> Look at how early private eyes were often presented in the genre:
> jolly, happy-go-lucky con artists like Cohen's Jim Hanvey and
> Latimer's Bill Crane and whiz bang great but eccentric detectives like
> Holmes et al. But after the success of Hammett and particularly
> Chandler, glib geniality was pretty much gone from the P.I. sub-genre,
> with a few notable exceptions.
Latimer wrote his Bill Crane books after Hammett, and to me they seem heavily influenced by Hammett, both by The Thin Man and the Continental Op. And while they have that wonderful screwball comedy aspect to them, there's definitely some darkness running through them also.
> Dark left its mark, and we're still in it.
> The outright hostility sometimes expressed on lists like this by the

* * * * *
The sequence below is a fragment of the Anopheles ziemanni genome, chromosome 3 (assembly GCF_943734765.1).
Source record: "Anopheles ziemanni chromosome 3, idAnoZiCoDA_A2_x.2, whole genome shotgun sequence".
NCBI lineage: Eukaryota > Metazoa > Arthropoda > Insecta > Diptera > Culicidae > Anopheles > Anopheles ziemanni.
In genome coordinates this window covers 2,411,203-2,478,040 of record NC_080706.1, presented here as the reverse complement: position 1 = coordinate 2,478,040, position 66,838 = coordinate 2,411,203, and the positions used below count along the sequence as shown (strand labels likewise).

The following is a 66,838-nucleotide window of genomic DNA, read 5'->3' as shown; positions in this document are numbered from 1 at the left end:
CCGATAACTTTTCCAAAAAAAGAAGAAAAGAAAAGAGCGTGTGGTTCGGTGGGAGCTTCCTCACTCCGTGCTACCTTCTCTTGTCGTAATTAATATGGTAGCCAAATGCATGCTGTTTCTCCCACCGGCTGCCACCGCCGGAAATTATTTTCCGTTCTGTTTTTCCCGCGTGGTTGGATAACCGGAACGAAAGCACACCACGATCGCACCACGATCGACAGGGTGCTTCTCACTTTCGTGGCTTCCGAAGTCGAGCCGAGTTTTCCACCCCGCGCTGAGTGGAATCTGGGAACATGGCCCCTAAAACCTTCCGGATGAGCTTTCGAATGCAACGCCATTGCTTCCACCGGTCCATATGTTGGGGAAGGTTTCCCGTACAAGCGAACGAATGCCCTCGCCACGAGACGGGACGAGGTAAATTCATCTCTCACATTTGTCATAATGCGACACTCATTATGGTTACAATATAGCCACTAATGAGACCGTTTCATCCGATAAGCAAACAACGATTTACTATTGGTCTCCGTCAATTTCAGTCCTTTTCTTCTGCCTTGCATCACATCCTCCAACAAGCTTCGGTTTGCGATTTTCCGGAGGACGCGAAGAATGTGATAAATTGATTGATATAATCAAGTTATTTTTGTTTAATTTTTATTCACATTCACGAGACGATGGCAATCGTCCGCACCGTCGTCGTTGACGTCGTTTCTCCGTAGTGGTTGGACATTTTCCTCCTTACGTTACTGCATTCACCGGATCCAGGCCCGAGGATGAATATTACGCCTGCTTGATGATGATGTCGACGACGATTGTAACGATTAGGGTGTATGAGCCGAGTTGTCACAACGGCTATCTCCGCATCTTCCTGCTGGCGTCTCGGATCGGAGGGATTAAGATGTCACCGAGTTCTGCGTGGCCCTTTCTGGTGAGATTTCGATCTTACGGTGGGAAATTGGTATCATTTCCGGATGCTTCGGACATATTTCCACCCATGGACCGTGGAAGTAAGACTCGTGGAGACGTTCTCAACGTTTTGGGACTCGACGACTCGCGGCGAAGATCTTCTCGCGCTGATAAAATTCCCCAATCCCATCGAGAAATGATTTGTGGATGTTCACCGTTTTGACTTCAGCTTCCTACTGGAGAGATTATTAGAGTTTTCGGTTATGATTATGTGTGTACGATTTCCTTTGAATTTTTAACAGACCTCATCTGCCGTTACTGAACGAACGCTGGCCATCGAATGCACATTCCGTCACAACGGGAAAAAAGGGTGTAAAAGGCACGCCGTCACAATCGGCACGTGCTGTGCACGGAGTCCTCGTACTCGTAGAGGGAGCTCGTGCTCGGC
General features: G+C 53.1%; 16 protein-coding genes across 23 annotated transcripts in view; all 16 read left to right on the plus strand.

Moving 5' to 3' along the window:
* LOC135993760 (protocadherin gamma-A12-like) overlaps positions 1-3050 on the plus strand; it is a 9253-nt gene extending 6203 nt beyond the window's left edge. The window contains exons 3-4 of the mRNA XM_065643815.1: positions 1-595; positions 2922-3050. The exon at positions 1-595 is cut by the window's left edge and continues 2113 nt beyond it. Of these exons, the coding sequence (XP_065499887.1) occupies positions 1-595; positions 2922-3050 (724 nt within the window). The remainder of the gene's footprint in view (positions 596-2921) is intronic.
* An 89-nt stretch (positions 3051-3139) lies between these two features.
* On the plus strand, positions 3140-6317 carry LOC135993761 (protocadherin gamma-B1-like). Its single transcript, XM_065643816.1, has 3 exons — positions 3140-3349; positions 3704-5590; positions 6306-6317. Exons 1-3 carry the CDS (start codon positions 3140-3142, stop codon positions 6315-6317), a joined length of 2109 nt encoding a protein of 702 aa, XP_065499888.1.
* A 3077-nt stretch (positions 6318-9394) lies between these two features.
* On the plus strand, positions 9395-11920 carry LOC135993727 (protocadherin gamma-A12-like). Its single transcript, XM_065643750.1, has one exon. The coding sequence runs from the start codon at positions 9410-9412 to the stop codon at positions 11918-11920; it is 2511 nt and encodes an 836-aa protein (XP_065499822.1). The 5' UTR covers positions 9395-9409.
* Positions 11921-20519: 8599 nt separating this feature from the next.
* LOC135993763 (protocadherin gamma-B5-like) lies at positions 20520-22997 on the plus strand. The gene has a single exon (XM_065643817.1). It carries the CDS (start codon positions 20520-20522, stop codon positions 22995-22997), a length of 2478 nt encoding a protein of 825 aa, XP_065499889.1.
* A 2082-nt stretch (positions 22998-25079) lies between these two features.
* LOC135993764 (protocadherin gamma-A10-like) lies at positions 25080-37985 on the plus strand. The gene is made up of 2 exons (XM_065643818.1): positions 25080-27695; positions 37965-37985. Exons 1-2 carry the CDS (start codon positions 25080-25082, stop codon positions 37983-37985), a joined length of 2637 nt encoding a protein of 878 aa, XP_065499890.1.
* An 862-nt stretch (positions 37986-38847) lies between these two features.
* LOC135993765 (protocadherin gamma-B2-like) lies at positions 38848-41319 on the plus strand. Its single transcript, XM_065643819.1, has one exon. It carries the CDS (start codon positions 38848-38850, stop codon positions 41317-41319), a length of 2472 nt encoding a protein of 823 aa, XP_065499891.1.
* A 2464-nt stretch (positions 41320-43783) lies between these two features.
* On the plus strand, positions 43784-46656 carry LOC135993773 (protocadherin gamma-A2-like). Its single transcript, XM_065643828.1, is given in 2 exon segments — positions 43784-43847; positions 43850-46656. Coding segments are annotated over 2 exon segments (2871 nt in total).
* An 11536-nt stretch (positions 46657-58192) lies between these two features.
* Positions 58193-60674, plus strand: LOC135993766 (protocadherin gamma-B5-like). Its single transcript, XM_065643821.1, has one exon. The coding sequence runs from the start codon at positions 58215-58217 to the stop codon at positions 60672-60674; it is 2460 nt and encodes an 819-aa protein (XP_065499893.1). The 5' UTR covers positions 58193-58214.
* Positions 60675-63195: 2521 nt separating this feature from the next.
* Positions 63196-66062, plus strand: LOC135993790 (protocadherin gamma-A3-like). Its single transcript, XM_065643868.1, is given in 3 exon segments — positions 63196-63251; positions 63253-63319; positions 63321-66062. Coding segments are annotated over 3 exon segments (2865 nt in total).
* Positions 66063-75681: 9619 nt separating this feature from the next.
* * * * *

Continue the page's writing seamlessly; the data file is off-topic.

> more-miserable-than-you crowd toward any sort of light in the genre is
> telling. Unless clearly marked as humour (and preferably "black
> humour"), I'm not sure many self-confessed noir-thinking readers on
> this list would accept such lightness in their heroes.
I'm not sure where this is coming from--I've been a member of this list for years now and I can't recall people here complaining about humor in their hardboiled/noir books. Personally, one of the reasons I love Rex Stout's Nero Wolfe's so much is because of the gentle humors that imbues it--and I know there are other Nero Wolfe fans here. Btw. Rex Stout also wrote a pitch black noir novel titled, "How Like a God"--I think it was his first novel, and it's great.
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